We just finished up another week at the Capitol and are now on a short break for Easter, which gives me a chance to get back to the district and meet with constituents. I hope you and your family have a wonderful Easter!
Yesterday, the House passed a bill to increase the state’s minimum wage to $9.50 by 2016. The minimum wage will also be increased to inflation starting in 2018 to ensure the value of the minimum wage does not fall over time. The bill, which passed the Senate yesterday, now goes to the Governor to be signed into law.
In our great state, people who work hard shouldn’t be living in poverty. Research has shown that when lower-income people have more money in their pockets, they spend that money in their local communities which will strengthen our economy.
Over 357,000 workers will see a raise when the bill is fully implemented. Of those workers, 45 percent have some college education and 57 percent, or 200,000 are women. The bill is expected to have a significant impact on Minnesota families struggling to make ends meet. Of the workers expected to receive a raise, 62,850 are parents. And 14,200 of those are the sole wage earner in their household.
Most of the people on public assistance programs have jobs and are getting paid the minimum wage. By increasing the minimum wage, these families will have more money in their pockets and can hopefully get off public assistance, saving taxpayer dollars while boosting our economy.
Details of the bill include:
- $9.50 minimum wage for businesses with gross sales over $500,000 in 2016. $8.00 in August 2014, $8.50 in August 2015.
- $7.75 minimum wage for businesses under $500,000 in gross sales in 2016. $6.50 in August 2014, $7.25 in August 2015.
- The $7.75 minimum wage rate would also apply for large businesses in the following circumstances: 90 day training wage for 18 and 19 year olds, all 16 and 17 year olds and employees working under a J1 visa.
- Beginning in 2018, all wages would increase each year on January 1st by inflation measured by the implicit price deflator capped at 2.5%.
- The indexed increase could be suspended for one year by the Commissioner of the Department of Labor and Industry if leading economic indicators indicate the possibility of a substantial downturn in the economy.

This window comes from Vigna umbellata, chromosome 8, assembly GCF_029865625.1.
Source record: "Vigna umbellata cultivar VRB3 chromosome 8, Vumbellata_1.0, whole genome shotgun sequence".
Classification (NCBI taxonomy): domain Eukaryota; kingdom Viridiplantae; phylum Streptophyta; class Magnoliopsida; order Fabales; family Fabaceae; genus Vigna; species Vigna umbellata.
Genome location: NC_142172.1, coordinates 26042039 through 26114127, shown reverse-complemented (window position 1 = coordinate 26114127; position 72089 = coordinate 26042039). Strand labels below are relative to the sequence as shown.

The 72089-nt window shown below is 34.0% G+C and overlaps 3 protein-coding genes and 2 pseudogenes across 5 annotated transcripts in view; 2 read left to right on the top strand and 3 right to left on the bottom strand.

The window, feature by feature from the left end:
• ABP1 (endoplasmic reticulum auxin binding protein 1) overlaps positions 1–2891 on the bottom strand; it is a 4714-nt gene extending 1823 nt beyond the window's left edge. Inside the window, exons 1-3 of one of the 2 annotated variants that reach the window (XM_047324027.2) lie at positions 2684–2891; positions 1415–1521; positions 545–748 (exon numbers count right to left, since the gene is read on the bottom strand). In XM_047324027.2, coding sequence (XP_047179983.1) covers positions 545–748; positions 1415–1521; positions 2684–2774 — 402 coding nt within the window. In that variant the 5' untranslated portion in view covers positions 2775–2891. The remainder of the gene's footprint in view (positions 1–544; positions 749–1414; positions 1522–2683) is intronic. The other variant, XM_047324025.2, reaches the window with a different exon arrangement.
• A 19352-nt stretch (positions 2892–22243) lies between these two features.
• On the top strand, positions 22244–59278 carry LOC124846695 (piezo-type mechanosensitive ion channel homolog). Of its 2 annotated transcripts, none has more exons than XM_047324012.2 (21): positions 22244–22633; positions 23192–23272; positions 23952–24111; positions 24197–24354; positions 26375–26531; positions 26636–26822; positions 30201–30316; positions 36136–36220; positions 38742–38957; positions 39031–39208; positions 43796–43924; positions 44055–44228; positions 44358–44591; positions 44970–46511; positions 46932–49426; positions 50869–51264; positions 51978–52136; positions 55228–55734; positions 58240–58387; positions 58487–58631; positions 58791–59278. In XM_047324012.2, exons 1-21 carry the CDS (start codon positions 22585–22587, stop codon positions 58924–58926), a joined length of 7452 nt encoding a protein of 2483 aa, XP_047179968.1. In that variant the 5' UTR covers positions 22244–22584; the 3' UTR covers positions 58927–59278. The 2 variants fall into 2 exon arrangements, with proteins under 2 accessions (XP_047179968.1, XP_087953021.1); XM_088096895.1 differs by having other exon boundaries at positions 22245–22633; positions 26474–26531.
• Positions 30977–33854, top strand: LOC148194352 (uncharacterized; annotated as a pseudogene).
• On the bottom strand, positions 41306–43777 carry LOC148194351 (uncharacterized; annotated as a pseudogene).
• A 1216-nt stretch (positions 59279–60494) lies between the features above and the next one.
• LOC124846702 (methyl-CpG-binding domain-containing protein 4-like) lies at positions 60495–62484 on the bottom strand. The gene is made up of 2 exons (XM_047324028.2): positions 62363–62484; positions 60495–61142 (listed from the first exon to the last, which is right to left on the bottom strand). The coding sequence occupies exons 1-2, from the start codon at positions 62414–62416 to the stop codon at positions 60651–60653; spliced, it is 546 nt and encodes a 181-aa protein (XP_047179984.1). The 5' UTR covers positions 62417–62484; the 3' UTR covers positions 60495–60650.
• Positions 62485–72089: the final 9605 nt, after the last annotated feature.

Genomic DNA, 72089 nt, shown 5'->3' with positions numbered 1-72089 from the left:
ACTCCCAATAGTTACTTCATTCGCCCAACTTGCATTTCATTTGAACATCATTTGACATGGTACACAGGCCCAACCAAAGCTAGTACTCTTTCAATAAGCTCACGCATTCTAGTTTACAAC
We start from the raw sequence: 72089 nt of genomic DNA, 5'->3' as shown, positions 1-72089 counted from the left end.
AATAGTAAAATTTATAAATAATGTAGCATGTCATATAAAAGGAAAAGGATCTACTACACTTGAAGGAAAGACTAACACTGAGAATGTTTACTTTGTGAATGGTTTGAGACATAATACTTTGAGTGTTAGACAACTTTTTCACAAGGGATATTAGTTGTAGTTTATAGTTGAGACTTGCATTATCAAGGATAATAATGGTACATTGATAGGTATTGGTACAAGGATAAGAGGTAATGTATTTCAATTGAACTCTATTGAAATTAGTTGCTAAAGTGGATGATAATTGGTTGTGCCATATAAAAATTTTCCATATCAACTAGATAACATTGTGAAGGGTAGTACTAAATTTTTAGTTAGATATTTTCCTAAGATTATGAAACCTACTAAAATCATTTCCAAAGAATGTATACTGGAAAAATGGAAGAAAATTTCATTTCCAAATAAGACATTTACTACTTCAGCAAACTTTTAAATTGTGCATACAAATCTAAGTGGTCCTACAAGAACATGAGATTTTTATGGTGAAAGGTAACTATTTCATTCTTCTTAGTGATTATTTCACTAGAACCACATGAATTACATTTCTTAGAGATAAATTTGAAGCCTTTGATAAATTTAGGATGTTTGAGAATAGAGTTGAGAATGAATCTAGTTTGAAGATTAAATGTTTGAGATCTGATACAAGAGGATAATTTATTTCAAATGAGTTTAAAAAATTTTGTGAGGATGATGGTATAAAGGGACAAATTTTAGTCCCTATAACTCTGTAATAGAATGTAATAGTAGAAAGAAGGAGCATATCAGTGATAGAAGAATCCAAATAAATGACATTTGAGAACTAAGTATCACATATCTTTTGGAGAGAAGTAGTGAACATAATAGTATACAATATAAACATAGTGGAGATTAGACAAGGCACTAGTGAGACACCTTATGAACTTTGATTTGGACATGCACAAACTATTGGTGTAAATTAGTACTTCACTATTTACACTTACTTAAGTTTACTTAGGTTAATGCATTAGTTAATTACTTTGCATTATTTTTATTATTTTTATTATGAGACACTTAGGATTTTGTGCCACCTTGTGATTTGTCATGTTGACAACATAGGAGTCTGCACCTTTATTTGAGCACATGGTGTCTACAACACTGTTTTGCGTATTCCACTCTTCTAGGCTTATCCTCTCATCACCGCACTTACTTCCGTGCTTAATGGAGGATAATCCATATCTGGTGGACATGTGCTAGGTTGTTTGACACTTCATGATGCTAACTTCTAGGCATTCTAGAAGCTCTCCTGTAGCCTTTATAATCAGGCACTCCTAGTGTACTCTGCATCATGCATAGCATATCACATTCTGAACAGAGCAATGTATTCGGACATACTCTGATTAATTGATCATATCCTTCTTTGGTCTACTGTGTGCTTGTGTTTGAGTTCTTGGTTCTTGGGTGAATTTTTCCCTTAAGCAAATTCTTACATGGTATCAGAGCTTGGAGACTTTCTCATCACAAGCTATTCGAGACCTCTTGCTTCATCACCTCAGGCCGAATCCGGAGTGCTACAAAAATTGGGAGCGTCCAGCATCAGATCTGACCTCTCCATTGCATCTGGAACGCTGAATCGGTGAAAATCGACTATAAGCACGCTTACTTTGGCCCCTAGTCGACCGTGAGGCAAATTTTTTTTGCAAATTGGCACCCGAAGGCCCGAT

We passed a compromise to address the concerns of small businesses. The bill includes a staggered increase in the wage, a lower minimum wage for small businesses, and a training wage. We’re moving in a responsible manner to raise the wage for hundreds of thousands of Minnesotans.
Women’s Economic Security Act
On Wednesday, the House of Representatives passed the Women’s Economic Security Act omnibus bill (HF 2536).
Even as Minnesota’s economy continues to improve, barriers like high costs for childcare and the pay gap between men and women doing similar work continue to put a drag on the economy. The Women’s Economic Security Act removes those kinds of barriers, helping to fuel Minnesota’s positive economic momentum and make sure more Minnesotans share in the benefits of the recovery.
In Minnesota, women earn 80 cents for every dollar a man makes for a similar job. Many women are stuck in traditional ‘women’s fields’ and others have faced workplace discrimination because they’re pregnant or nursing. Addressing these issues is good for Minnesota’s economy. When women have equal opportunities to succeed, it means stronger families, stronger communities, and a brighter economic future for our state.
I’m proud to support this legislation and was pleased to see bipartisan support for the bill when it passed.
Safe and Supportive Schools Act
On Tuesday, we passed the Safe and Supportive Schools Act, which Governor Dayton has signed into law. The bill strengthens the ability of local communities to create their own anti-bullying policies. The bill had the support of more than 120 organizations, including the School Counselors Association, School Board Association, and Association of School Administrators.
Minnesota had one of the weakest anti-bullying laws in the country and this legislation will strengthen and streamline anti-bullying policies statewide. The bill provides a comprehensive framework to protect all students from abusive behavior, supports staff in their efforts to prohibit bullying, and will support improved student achievement by providing a safe school environment.
Rather than worrying about being bullied, students should be spending their days learning, making friends, and thinking about their futures.
While I believe our local schools do a great job, we can’t pretend bullying isn’t an issue for some students. As a special education teacher, I have seen it firsthand: the student with a learning disability who’s made fun of because he doesn’t understand an assignment; the student with a physical disability who’s teased because she’s different. It happens every day in our schools — and is always underreported — and many of us can remember it when we were in school.
Bullying can also lead to increased student absences, suspensions, and students dropping out — which ends up costing our state more both in the short-term and the long-term. In some tragic cases, bullying has led to students committing suicide.
I’m a pro-life legislator and I consider this to be a pro-life bill. If we can save just one student’s life through this bill, it’s absolutely worth it.
If you have any questions, please do not hesitate to contact me. Thank you for the honor of representing you in the Minnesota House of Representatives.
All the best,